Providing continuous safe drinking water to every household in the country has been identified as one of the important activities in the 12th Plan, Prime Minister Tshering Tobgay, said during the opening of the national water symposium at Ariya Hotel in Thimphu yesterday.

He also said that managing water resources is one of the important flagship projects identified in the 12th Plan.

Lyonchoen said that despite having abundant of water in the country, it cause disputes between villages and neighbors  “To ensure such things don’t happen, it is important that there are proper measures to efficiently supply the available water to every household in the country,” he said. “To have proper measures in place, we have to discuss with the stakeholders including the experts.”

He said that of about 200 countries in the world, Greenland has the most fresh water, followed by Iceland, Guyana, Suriname and Papua New Guinea. “Bhutan stands sixth.”

Prime Minister said that Bhutan has a population of 750,000 and fresh water consumption per capita is 102,000 cubic metres. “Compared to other countries in the region, Bhutan has adequate fresh water.”

He said that there are six big rivers in the country and Thimphu alone has 17 streams. “Still then, we are not able to supply enough water to all the residents in the city.”

Lyonchoen said that in some areas in the city, there is a continuous flow of water and people tend to waste water because of excess water, while in some areas, people have a difficult time not having enough water.

He said that it could be clearly seen from the top of the Thimphu valley how many water sources are there. “There are more than 17 streams but we also see many water pipes connected to these water sources.”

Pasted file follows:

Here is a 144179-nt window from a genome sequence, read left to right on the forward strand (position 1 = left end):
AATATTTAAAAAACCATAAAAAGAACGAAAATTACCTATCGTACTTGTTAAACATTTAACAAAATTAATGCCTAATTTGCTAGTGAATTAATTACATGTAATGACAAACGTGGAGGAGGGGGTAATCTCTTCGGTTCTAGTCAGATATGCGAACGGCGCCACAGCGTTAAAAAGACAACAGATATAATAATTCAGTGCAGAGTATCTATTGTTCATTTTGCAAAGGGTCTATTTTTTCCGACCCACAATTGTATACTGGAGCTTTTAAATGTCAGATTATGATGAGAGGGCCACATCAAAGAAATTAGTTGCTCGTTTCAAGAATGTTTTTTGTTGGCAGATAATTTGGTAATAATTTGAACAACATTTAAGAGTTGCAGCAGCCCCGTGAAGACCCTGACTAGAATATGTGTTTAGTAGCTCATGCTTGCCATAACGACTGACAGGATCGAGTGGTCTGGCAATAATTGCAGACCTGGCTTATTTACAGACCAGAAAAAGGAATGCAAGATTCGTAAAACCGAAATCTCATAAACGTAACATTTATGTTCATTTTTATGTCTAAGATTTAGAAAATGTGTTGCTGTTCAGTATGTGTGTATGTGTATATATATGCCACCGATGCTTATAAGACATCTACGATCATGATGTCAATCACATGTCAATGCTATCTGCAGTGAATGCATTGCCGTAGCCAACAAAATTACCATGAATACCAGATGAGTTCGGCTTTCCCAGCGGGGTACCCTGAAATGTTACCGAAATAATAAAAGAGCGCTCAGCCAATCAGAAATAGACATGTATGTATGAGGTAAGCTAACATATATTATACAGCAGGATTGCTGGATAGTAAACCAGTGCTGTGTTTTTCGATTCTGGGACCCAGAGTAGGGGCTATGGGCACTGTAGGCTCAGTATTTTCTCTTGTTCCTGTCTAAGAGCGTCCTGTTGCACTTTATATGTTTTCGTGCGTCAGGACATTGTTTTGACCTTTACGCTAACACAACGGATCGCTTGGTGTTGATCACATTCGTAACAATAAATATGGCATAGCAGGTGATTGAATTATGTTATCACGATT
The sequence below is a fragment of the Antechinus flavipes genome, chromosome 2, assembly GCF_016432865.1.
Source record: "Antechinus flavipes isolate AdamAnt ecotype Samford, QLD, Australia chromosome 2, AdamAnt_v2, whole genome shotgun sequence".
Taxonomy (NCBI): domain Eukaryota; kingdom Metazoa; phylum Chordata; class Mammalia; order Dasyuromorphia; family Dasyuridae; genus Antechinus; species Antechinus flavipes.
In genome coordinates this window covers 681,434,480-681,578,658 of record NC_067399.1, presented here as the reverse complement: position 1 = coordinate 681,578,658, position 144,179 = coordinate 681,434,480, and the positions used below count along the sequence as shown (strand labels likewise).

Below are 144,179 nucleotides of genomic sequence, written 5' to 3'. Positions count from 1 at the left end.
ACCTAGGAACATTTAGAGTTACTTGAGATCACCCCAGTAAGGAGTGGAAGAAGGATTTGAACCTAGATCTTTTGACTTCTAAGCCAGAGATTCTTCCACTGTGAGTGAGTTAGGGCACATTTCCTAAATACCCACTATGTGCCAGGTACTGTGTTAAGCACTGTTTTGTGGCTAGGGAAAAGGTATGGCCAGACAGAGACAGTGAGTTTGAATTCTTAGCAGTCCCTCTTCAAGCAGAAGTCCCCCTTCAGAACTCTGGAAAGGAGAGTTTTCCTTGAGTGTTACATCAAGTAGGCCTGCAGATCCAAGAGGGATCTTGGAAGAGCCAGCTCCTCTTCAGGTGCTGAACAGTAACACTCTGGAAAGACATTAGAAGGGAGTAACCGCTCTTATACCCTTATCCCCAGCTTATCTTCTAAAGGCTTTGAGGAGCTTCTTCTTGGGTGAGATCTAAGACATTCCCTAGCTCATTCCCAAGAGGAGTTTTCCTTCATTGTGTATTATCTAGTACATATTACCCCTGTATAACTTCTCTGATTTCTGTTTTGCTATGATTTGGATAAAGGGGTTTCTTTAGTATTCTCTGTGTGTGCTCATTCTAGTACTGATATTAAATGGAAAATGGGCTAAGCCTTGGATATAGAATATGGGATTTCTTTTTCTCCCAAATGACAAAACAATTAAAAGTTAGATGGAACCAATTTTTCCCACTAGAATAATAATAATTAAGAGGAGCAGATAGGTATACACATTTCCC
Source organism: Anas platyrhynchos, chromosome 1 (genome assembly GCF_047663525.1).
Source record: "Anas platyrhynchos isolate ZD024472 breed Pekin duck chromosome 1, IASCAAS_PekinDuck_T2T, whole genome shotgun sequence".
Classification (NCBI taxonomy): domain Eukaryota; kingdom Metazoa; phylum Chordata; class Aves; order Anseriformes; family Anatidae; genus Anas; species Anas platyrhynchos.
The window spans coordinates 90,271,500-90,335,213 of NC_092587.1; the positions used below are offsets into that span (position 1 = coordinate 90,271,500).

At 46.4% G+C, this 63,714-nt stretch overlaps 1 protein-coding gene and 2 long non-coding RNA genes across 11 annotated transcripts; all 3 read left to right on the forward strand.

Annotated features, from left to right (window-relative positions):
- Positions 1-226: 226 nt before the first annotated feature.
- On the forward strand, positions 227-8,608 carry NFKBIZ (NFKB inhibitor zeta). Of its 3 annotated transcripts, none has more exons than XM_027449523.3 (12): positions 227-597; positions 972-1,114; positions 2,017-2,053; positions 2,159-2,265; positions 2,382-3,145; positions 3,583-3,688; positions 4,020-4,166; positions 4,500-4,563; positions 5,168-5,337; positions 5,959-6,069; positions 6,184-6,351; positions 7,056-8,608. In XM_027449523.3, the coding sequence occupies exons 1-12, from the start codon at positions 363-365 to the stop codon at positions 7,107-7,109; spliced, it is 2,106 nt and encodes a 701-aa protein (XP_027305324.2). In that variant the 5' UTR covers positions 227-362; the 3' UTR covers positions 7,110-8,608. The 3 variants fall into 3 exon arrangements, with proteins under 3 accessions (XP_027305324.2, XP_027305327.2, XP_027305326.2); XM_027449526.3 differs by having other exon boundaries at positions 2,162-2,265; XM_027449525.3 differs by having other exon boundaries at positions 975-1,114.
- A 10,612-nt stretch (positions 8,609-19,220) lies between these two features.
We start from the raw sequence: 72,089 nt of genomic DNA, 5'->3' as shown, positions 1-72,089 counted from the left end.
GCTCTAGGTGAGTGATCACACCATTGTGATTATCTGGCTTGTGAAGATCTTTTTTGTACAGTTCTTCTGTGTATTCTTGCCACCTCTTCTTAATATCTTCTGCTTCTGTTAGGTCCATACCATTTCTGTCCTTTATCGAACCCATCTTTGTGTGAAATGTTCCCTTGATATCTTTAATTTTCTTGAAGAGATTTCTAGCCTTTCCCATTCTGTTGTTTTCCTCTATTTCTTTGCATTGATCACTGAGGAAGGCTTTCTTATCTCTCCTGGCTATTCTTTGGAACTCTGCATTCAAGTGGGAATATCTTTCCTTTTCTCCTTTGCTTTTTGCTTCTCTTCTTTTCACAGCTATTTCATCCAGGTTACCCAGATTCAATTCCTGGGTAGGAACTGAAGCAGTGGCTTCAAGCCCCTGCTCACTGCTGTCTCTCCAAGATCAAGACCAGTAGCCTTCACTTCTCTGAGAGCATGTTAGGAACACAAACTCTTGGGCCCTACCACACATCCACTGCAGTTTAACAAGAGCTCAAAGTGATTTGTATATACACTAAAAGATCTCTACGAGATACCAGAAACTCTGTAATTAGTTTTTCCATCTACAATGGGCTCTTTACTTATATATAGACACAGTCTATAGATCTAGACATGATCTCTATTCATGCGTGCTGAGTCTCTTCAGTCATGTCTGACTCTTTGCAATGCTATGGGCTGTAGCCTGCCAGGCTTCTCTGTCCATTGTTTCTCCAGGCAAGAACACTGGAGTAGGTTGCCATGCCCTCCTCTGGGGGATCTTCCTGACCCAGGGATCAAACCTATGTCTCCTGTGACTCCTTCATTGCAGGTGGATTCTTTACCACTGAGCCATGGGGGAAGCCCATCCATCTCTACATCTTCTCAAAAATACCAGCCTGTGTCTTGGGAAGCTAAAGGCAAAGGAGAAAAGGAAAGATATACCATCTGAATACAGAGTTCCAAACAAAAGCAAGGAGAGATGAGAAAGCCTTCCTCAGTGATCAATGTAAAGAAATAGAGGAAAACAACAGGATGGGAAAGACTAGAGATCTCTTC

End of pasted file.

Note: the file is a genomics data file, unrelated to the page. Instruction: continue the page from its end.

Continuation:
“If a person is to have a water pipe each then we will never have enough water for everyone,” Lyonchoen said. “If this is the situation in Thimphu, what will be the situation in rural areas? This could be the reason for the disputes in the rural areas.”

Lyonchoen said that the government had provided enough budgets for both rural and urban areas. “However, there are many agencies and departments influencing those responsible for managing water resources, because of which drinking safe water is not supplied equally to all the people.”

Besides providing continuous safe drinking water to all households, Lyonchoen stressed the importance of irrigation water in the agriculture sector on which about 60 percent of the country’s population depends and in hydropower projects.

“If there is no enough water then no matter how big a hydropower project is, the project will not be efficient,” he said.

Prime Minister said that the symposium should focus on how to supply adequate water to the households and how to conserve water.

He urged the participants to come up with a proper measure to manage water resources in the country.

An official with National Environment Commission (NEC), Tenzin Wangmo, said that symposium is organised at a national level to discuss issues and challenges of water and water management.

“With the mandate of water management being spread across many sectors, coordination has been the greatest challenge for NEC as the national coordinating agency,” she said. “We see this symposium as an opportunity to collaborate, identify synergies and areas of cooperation to ensure that our water resources are protected, conserved and managed in an economically efficient socially equitable and environmentally sustainable manner.”

She said that the symposium is timely as 12th Plan is being prepared and the output from the symposium will directly fit into it.

NEC Secretariat and Ugyen Wangchuck Institute for Conservation and Environmental Research, Department of Forests and Park Services is organising the three-day symposium with support from WWF and USAIDS.

Dechen Tshomo